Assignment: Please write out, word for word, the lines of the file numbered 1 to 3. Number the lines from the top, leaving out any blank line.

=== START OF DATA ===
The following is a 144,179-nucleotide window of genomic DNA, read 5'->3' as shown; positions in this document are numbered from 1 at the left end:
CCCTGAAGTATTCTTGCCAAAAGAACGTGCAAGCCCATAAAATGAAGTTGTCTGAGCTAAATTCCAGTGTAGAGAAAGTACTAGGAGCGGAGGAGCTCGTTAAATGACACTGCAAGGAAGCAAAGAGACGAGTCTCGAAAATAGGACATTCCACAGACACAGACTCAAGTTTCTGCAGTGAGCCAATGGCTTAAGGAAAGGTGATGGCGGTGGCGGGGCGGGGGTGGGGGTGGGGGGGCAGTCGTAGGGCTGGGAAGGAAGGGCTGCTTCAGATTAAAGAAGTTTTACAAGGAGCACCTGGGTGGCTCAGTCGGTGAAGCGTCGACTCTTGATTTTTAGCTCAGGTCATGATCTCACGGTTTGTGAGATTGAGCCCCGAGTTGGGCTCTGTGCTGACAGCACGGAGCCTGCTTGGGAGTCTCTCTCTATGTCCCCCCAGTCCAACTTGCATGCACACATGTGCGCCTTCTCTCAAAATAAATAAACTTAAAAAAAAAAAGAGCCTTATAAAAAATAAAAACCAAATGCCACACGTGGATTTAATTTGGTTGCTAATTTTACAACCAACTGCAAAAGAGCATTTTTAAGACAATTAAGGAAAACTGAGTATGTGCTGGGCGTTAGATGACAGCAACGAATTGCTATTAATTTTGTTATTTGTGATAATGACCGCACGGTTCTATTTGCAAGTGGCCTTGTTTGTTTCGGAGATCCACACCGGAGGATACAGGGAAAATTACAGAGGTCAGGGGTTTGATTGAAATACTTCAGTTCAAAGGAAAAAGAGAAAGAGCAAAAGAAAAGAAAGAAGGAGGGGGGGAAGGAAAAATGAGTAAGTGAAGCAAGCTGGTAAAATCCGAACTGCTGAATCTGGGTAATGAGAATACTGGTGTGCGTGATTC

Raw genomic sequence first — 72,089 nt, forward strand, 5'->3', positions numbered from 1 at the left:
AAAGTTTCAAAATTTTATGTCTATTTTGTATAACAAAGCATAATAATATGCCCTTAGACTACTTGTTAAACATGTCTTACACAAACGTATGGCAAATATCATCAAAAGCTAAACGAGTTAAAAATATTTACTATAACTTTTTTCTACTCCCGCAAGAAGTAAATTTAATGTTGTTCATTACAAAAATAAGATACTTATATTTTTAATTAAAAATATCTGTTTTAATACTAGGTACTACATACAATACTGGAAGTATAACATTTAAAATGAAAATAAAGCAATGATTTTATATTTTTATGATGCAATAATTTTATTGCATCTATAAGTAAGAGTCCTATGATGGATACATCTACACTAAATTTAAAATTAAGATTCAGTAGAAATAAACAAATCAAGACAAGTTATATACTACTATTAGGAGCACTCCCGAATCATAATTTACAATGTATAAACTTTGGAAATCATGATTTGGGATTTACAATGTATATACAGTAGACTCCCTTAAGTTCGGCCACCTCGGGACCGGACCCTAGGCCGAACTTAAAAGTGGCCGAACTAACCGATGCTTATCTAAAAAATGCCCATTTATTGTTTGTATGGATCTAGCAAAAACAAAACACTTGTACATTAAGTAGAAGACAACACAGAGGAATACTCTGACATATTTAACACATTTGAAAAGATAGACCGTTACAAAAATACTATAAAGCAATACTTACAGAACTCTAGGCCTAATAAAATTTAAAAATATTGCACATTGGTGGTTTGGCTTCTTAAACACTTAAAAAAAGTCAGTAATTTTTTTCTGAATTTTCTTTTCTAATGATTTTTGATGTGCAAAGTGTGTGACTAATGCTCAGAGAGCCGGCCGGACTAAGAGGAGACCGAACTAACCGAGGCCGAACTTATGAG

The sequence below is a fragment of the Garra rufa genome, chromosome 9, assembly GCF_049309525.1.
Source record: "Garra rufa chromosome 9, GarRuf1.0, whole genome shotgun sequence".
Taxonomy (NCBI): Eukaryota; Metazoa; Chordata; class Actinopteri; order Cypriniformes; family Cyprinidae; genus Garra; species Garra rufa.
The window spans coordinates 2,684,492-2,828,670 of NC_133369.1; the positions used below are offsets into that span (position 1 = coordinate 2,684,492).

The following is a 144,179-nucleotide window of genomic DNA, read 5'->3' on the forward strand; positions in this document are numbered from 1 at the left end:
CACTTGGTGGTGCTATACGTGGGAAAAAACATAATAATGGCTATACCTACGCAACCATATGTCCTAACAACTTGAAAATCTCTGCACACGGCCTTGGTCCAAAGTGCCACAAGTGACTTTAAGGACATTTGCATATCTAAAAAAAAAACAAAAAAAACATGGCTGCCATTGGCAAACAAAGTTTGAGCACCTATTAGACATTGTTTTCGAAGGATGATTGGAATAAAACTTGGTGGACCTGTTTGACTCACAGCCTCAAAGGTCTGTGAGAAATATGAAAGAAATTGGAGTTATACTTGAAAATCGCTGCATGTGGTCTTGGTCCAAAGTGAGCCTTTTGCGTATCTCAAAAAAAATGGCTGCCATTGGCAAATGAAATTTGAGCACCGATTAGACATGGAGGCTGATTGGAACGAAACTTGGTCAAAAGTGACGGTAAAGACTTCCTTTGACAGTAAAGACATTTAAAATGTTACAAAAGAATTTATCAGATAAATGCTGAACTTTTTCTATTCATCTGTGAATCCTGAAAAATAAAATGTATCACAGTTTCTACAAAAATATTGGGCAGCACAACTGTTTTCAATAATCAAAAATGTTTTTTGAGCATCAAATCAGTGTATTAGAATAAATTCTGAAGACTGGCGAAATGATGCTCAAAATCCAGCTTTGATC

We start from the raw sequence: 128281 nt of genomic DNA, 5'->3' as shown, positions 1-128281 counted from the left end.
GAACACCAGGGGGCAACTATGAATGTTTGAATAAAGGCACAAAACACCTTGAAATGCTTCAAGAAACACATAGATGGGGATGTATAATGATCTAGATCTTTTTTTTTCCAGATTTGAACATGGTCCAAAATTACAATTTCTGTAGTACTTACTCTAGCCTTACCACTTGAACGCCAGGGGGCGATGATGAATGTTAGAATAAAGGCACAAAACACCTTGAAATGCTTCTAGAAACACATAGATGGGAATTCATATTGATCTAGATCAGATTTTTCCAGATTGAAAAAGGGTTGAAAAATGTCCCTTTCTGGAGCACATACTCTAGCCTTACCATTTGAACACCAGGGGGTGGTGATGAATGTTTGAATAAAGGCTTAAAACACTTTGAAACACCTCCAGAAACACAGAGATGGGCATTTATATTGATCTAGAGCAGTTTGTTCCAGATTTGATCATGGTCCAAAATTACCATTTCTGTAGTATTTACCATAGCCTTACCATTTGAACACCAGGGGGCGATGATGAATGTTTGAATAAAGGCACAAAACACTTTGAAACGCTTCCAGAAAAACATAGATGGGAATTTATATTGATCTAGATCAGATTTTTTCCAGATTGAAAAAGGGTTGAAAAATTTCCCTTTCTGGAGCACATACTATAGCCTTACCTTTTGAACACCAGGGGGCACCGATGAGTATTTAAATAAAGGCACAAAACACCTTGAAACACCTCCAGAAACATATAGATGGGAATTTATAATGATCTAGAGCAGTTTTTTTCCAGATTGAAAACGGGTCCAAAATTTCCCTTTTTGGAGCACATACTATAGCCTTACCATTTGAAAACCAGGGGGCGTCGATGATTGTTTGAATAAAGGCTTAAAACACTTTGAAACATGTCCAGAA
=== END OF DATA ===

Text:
The following is a 144,179-nucleotide window of genomic DNA, read 5'->3' as shown; positions in this document are numbered from 1 at the left end:
CCCTGAAGTATTCTTGCCAAAAGAACGTGCAAGCCCATAAAATGAAGTTGTCTGAGCTAAATTCCAGTGTAGAGAAAGTACTAGGAGCGGAGGAGCTCGTTAAATGACACTGCAAGGAAGCAAAGAGACGAGTCTCGAAAATAGGACATTCCACAGACACAGACTCAAGTTTCTGCAGTGAGCCAATGGCTTAAGGAAAGGTGATGGCGGTGGCGGGGCGGGGGTGGGGGTGGGGGGGCAGTCGTAGGGCTGGGAAGGAAGGGCTGCTTCAGATTAAAGAAGTTTTACAAGGAGCACCTGGGTGGCTCAGTCGGTGAAGCGTCGACTCTTGATTTTTAGCTCAGGTCATGATCTCACGGTTTGTGAGATTGAGCCCCGAGTTGGGCTCTGTGCTGACAGCACGGAGCCTGCTTGGGAGTCTCTCTCTATGTCCCCCCAGTCCAACTTGCATGCACACATGTGCGCCTTCTCTCAAAATAAATAAACTTAAAAAAAAAAAGAGCCTTATAAAAAATAAAAACCAAATGCCACACGTGGATTTAATTTGGTTGCTAATTTTACAACCAACTGCAAAAGAGCATTTTTAAGACAATTAAGGAAAACTGAGTATGTGCTGGGCGTTAGATGACAGCAACGAATTGCTATTAATTTTGTTATTTGTGATAATGACCGCACGGTTCTATTTGCAAGTGGCCTTGTTTGTTTCGGAGATCCACACCGGAGGATACAGGGAAAATTACAGAGGTCAGGGGTTTGATTGAAATACTTCAGTTCAAAGGAAAAAGAGAAAGAGCAAAAGAAAAGAAAGAAGGAGGGGGGGAAGGAAAAATGAGTAAGTGAAGCAAGCTGGTAAAATCCGAACTGCTGAATCTGGGTAATGAGAATACTGGTGTGCGTGATTC

Raw genomic sequence first — 72,089 nt, forward strand, 5'->3', positions numbered from 1 at the left: